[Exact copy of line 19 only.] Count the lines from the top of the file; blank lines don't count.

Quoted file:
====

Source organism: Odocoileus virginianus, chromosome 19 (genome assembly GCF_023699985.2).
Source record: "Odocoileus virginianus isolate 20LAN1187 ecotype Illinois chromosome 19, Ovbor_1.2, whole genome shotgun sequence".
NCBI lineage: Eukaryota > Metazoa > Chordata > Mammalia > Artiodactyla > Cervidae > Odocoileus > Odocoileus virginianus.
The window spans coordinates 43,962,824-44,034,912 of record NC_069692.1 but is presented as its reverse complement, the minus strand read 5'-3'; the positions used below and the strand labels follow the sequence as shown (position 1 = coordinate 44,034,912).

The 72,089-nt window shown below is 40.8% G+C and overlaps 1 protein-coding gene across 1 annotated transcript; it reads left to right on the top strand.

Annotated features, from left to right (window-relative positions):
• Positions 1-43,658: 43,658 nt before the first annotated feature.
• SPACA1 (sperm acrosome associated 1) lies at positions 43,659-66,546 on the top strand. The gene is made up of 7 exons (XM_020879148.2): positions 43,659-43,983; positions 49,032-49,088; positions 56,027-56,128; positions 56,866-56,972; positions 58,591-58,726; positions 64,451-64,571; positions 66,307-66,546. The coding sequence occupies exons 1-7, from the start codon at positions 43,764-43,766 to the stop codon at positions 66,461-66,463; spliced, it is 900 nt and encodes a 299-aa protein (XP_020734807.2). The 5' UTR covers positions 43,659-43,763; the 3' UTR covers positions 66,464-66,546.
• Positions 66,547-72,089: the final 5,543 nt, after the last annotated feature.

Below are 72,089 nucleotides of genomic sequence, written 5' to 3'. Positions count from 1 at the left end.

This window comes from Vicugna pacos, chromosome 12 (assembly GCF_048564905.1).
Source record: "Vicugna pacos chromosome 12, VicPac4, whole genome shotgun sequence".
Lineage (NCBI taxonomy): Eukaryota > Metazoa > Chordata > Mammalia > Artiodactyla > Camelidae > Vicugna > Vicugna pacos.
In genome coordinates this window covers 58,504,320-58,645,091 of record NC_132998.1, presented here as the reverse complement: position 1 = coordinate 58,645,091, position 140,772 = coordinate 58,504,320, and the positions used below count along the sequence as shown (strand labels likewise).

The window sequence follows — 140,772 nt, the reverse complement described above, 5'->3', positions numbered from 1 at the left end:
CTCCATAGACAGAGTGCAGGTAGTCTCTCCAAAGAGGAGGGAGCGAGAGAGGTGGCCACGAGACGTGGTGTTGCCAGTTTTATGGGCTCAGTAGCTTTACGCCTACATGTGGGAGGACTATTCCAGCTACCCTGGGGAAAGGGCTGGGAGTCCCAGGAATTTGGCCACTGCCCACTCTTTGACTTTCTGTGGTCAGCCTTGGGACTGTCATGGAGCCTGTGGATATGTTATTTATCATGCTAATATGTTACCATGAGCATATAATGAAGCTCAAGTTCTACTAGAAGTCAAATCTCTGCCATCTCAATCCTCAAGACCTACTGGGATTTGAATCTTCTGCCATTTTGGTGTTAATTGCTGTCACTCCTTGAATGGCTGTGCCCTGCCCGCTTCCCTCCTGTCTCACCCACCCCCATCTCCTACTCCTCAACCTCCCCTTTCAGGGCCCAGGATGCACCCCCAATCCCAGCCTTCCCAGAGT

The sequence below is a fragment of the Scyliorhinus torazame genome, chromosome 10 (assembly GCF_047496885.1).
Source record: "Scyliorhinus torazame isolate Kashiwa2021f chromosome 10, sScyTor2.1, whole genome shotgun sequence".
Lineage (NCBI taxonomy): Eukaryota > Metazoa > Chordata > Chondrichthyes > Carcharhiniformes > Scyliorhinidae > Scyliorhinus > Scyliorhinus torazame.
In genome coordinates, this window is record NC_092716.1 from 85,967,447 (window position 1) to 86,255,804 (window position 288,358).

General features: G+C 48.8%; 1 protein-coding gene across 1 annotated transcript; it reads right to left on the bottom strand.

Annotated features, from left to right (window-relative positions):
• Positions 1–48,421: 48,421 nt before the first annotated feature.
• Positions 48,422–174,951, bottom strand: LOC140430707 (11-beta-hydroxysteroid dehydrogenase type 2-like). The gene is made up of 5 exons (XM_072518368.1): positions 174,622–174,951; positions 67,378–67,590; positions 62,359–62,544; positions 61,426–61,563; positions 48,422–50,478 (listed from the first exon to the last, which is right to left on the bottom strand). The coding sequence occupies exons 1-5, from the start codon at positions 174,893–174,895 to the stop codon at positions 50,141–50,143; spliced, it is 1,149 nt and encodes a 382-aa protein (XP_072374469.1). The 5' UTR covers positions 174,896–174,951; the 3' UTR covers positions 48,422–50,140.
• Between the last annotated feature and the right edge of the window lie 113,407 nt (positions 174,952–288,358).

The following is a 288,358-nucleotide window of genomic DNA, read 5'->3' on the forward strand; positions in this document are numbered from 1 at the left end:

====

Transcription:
Lineage (NCBI taxonomy): Eukaryota > Metazoa > Chordata > Chondrichthyes > Carcharhiniformes > Scyliorhinidae > Scyliorhinus > Scyliorhinus torazame.